Norway spiral video: Mystery solved

That Norway spiral video? There was speculation that it was a UFO arriving to congratulate President Barack Obama, but the Russian Defense Ministry has a more plausible explanation.

By , Staff writer

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    A strange, spiral light in the sky is seen above Skjervoy, Norway, on Dec. 9.
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A UFO? A Stargate style wormhole opening a path to other galaxies? The Aurora borealis?

A videotape of a strange spiraling cloud captured over Norway at dawn on Wednesday morning has had the Internet all atwitter (literally) with speculation as to its causes – everything from space aliens arriving to celebrate Barack Obama's Nobel Peace Prize award, to clandestine aviation tests.

Well, now it appears the mystery of the phenomenon, which bore some resemblance to a spiral galaxy, has been solved. Russia says it was the result of a failed test launch for its troubled Bulava missile program. In a statement, the Russian Defense Ministry said it fired a Bulava from a submarine in the White Sea near the Norwegian coast Wednesday morning. The intercontinental ballistic missile's first two stages worked perfectly, the ministry said, though the third stage engine proved "unstable."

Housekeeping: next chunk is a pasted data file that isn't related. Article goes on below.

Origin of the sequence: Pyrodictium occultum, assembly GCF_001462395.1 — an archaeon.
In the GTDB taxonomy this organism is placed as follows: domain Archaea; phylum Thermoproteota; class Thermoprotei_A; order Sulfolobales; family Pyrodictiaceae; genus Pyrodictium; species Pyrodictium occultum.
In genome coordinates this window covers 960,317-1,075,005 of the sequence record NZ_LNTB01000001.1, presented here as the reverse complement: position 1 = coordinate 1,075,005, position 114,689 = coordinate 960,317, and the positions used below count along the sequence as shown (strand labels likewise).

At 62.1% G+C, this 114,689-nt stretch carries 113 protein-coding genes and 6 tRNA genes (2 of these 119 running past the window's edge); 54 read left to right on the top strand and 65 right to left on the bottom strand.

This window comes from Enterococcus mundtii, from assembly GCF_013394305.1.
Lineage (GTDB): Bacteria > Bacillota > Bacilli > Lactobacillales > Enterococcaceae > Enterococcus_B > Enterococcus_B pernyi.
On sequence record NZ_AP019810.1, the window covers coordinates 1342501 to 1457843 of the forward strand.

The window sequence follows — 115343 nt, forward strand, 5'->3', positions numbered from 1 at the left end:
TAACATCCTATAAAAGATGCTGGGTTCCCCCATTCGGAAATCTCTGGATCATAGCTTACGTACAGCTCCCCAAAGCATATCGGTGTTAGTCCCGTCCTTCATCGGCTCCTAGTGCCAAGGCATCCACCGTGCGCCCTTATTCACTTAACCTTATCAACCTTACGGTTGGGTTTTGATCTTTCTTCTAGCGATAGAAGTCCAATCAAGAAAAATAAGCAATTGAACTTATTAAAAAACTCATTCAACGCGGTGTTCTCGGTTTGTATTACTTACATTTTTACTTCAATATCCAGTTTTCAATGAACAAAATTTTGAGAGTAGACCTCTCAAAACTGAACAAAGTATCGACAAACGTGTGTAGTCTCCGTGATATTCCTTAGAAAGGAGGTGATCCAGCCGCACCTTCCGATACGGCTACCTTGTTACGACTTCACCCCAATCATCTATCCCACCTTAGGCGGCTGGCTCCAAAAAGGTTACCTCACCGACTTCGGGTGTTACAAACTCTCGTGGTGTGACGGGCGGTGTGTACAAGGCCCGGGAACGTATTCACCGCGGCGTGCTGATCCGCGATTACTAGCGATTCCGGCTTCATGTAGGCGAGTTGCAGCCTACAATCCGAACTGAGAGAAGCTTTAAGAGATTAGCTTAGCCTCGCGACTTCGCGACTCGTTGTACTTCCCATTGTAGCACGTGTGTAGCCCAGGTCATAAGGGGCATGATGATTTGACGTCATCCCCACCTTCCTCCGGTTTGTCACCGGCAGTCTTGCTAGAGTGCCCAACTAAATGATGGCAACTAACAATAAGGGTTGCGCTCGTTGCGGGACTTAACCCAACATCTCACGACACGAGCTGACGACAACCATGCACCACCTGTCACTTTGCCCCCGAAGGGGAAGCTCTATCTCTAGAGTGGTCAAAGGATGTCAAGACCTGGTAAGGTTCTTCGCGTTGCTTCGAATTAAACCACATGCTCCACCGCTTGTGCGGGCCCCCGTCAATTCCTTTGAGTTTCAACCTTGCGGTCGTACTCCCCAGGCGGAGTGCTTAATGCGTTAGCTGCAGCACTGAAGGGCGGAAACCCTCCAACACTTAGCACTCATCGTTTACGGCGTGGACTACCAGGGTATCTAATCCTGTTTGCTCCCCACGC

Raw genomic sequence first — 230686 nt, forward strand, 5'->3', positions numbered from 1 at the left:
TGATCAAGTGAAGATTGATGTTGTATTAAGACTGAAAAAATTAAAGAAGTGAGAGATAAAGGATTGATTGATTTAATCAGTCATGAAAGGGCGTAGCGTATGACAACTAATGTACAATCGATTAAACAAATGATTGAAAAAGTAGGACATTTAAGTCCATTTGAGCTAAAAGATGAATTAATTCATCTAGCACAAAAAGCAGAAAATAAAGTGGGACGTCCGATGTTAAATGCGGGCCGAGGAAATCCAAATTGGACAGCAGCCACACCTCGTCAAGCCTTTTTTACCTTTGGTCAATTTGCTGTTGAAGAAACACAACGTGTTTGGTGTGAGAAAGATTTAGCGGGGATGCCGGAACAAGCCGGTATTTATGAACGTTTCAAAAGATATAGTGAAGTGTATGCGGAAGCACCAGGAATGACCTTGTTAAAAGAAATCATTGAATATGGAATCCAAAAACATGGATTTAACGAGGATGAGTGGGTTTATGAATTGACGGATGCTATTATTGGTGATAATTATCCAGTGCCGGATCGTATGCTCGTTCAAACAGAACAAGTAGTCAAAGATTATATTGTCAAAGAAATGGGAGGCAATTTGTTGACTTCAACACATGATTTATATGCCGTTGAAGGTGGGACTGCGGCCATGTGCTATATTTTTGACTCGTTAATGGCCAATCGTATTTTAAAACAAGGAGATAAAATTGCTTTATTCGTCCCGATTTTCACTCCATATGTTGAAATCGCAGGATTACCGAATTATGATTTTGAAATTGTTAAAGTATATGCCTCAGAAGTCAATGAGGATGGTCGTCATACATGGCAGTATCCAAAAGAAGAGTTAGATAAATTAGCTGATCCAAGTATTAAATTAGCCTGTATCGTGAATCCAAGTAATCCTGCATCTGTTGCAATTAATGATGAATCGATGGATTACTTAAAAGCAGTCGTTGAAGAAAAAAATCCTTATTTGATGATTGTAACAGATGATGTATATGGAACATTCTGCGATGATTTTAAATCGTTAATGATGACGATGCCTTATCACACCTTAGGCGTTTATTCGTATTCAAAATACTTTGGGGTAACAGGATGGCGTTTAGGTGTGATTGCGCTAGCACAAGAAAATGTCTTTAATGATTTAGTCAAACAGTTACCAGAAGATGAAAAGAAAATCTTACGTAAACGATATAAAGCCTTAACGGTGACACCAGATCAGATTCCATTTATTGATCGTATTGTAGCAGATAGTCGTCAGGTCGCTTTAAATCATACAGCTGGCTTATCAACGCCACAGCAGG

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Though the ministry didn't provide an opinion on whether its missile was responsible for the spiral, rockets often start spiraling on their own during partial engine failure. And the fact that the first two stages worked as the powerful missile hurtled skyward meant it should have been high in the atmosphere before the problem occurred, leaving a spiral of exhaust that would have been illuminated by the lights of Norway before the missile exploded.

Though the phenomenon delighted thousands in Norway, the cause behind it is the source of some embarrassment for Russia, which has planned the Bulava to be the crown jewel in its sea-based nuclear program. The missile is designed to carry a nuclear payload and to be easily launched from attack submarines, but so far eight of 12 test launches have resulted in failure.

In fact, while ET wasn't coming to celebrate Obama's prize, the test was an ironic measure of the difficult tasks before the newest Nobel peace laureate. On top of currently presiding over two wars, Obama has promised to work hard on nuclear disarmament -- one of the things the Norwegian Nobel Committee said convinced it to pick him. The Bulava, meant to be deployed from hard-to-detect submarines, and built to have evasive maneuver capabilities to avoid being shot down, is a step further away from Obama's stated goal.

I've put some calls in to atmospheric scientists on how exactly the phenomenon might have been generated, and if they get back to me with answers, I will post again later today.

Meanwhile, here's the spiral video:

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